Only way to break a gam­ing habit is cold turkey

Northwest Arkansas Democrat-Gazette - - STYLE - JOHN ROSEMOND

Have you ever heard of an ad­dict who was cured of his or her ad­dic­tion be­cause some­one lim­ited, but did not elim­i­nate, their ac­cess to the sub­stance or be­hav­ior? No, you have not. Is an ad­dic­tion to gam­bling less harm­ful if the ad­dict is only al­lowed to gam­ble five hours a week? No, it is not. The propo­si­tion is ab­surd.

Be­fore I con­tinue, a di­gres­sion: I am al­lowed, by law, to call my­self a psy­chol­o­gist, there­fore, I am a psy­chol­o­gist. How­ever, I am ever-in­creas­ingly aware that I do not have much in com­mon with most peo­ple in my nom­i­nal pro­fes­sion. In this re­gard, I am of the ex­pe­ri­enced opinion (38 years) that clin­i­cal psy­chol­ogy is more ide­ol­ogy than sci­ence, more fad-driven than fact-driven, and that the facts are not im­pres­sive. Do sev­eral years of grad­u­ate school make one a bet­ter ad­vice-giver? Is any form of psy­cho­log­i­cal ther­apy re­li­ably ef­fec­tive? These ques­tions, and many more, re­main unan­swered to a sat­is­fy­ing de­gree.

My di­gres­sion un­der­scores a story re­cently passed along to me by a highly re­li­able wit­ness. A psy­chol­o­gist, speak­ing to a group of North Carolina par­ents, rec­om­mended against tak­ing video game con­trollers away from pre-teen and teen boys who are ob­vi­ously ob­sessed with video games for the very rea­son that they are ob­sessed. To be clear: Be­cause play­ing video games is, ac­cord­ing to said psy­chol­o­gist, sup­pos­edly harm­less and “so very im­por­tant” to these boys and gam­ing is their main so­cial ac­tiv­ity to boot, the con­trollers should not be taken away. Again, the propo­si­tion is ab­surd.

In the early 1980s, I pub­licly as­serted (in this col­umn) on the ba­sis of ob­ser­va­tion alone that video games were ad­dic­tive. I was gen­er­ally dis­missed, even ridiculed. The ridicule, by the way, came pri­mar­ily from other psy­chol­o­gists. A grow­ing body of research now con­firms my the­ory. Over the years, hun­dreds of par­ents have sought my ad­vice con­cern­ing teenage boys who want to do noth­ing but play video games. Their grades have plum­meted, their per­sonal hy­giene has col­lapsed, they are sullen and do not want to par­tic­i­pate in fam­ily ac­tiv­i­ties, they get up in the mid­dle of the night to “game,” and they be­come threat­en­ing to­ward par­ents who even sug­gests that enough is enough.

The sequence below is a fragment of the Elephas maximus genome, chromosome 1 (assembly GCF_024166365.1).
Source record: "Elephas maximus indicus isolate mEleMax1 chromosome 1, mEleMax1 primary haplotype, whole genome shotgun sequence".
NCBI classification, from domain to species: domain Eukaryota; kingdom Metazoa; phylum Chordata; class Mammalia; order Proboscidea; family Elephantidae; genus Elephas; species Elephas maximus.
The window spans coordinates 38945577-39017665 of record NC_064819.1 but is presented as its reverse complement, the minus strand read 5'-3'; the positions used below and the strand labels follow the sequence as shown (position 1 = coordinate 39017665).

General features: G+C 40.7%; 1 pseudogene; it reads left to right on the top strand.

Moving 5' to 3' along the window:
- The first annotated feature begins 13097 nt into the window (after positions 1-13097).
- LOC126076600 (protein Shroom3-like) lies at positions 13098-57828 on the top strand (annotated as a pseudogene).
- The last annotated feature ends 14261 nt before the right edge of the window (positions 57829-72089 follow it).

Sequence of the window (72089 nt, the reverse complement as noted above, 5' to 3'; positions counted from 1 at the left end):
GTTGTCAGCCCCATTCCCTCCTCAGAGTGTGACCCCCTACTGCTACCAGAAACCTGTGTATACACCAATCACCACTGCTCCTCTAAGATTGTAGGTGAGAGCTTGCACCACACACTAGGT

My ad­vice is al­ways the same: While the boy is in school, con­fis­cate the con­troller, smash it and toss the pieces in a dump­ster lo­cated at least 10 miles from home — and do not ever, un­der any cir­cum­stances, al­low one of these ne­far­i­ous de­vices back in said house­hold. With­out ex­cep­tion, the child has ei­ther gone stark-rav­ing in­sane or he locks him­self in his room and won’t come out, some­times for days, in ei­ther event, prov­ing that he is in­deed ad­dicted.

It gen­er­ally has taken sev­eral weeks for with­drawal to run its de­monic course, after which the child be­gins to act like a child again. One teen boy, upon dis­cov­er­ing that his con­troller was gone, de­stroyed his room and would not speak to or in­ter­act with fam­ily for two weeks. Fi­nally, he thanked his par­ents, telling them that he felt much, much bet­ter and was now aware of the dam­age he’d been do­ing to him­self. I’ve heard many sim­i­lar sto­ries of re­cov­ery.

Video games are do­ing many chil­dren great harm. The many chil­dren in ques­tion con­sti­tute a sig­nif­i­cant num­ber of boys in the upand-com­ing gen­er­a­tion. For these boys to be­come au­then­tic men, they need to be res­cued. They are not go­ing to res­cue them­selves. John Rosemond is a fam­ily psy­chol­o­gist and the au­thor of sev­eral books on rear­ing chil­dren. Write to him at The Lead­er­ship Par­ent­ing In­sti­tute, 1391-A E. Gar­ri­son Blvd., Gas­to­nia, N.C. 28054; or see his web­site at

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